“Even if the book is only $10, if they’re not using it, there’s still no value,” Dean said. “Now, how many books are $10? Not very many.”

Dean said publishers set the prices of their books and the University Book Store upcharge is only enough to cover operating costs.

Dean recently won an award for pursuing textbook affordability. She said she’s inspired to address the cost of educational materials and how useful they are because of her time as a student at Iowa State.

“That was a big pain point for me as a student and I still see it today as a pain point of ‘I had to buy this book and we never even opened it.’” Dean said. “So it’s my goal to eliminate that.”

Instructors choose the classification of their book on the course materials list, whether it’s required, recommended or optional. Dean said the bookstore will negotiate with instructors to change the classification when they hear a professor is not actually using the book for required readings or exams.

Claussen said more technical books he has purchased have been very helpful, but some books with more remedial content haven’t been worth the purchase. Some books, Claussen has only purchased to be able to complete homework for a class.

Cody West, 21, senior in biology and Student Government president, had also purchased books specifically to complete homework.

West is an advocate for Open Educational Resources (OER), which are openly licensed textbooks and other course materials.

“It’s really kind of been a movement and it’s a hard one because I think the biggest problem right now is our faculty aren’t aware of it,” West said. “They don’t really know what open resources are and I think a lot of them see a threat as far as getting rid of academic journals or these things that are very prestigious that we’re all kind of … attached to.”

West, being in the STEM field, has routinely spent more than $500 per semester on textbooks in his time at Iowa State. This semester, West spent $200.50 on textbooks and $270 in course delivery fees.

“This was actually the cheapest semester I’ve had during my time at Iowa State,” West said.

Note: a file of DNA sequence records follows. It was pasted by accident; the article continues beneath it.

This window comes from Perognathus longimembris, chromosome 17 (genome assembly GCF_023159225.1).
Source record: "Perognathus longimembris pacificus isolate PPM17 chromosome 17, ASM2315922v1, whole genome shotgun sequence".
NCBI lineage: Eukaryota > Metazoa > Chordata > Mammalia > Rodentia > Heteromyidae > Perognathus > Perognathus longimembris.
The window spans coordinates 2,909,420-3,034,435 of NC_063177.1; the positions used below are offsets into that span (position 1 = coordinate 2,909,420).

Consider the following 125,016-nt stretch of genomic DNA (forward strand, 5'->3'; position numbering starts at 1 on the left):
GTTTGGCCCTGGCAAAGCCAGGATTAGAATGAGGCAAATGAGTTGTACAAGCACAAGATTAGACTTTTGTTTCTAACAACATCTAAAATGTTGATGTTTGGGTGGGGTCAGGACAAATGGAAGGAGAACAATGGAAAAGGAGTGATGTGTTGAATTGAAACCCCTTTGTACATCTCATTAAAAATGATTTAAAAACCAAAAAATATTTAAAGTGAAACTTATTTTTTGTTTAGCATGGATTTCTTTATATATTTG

West prefers hard copies over ebooks but said he’ll do what he can to save money. While students can charge textbooks to their U-Bill, the money still has to be paid in-semester and savings have an immediate, tangible impact on some students.

“I much, much, much rather prefer a hard copy but if you can save $60 on three books, I mean that all adds up really quickly,” West said. “That’s groceries for two months.”

West was aware his textbook costs are higher than some students because of his major.

“I think all the intro classes for those have those really outrageous prices because the editions change all the time,” West said. “Students are always expected to buy the newest edition.”

Other students felt the newest editions were often too similar to the prior editions to warrant a steep price increase.

Erin Wagner, 22, is a senior in agricultural business and animal science. Wagner said the University Bookstore should be selling, and buying, past editions of textbooks that are new enough to be used.

“In most cases, either the professor understands that if they’re brand new, they’re really, really expensive, and they’ll allow for that one edition [older],” Wagner said. “For the most part, a lot of that information doesn’t change.”

Caitlin Yamada, Naye Valenzuela, Jill O’Brien and Alex Connor contributed reporting to this article.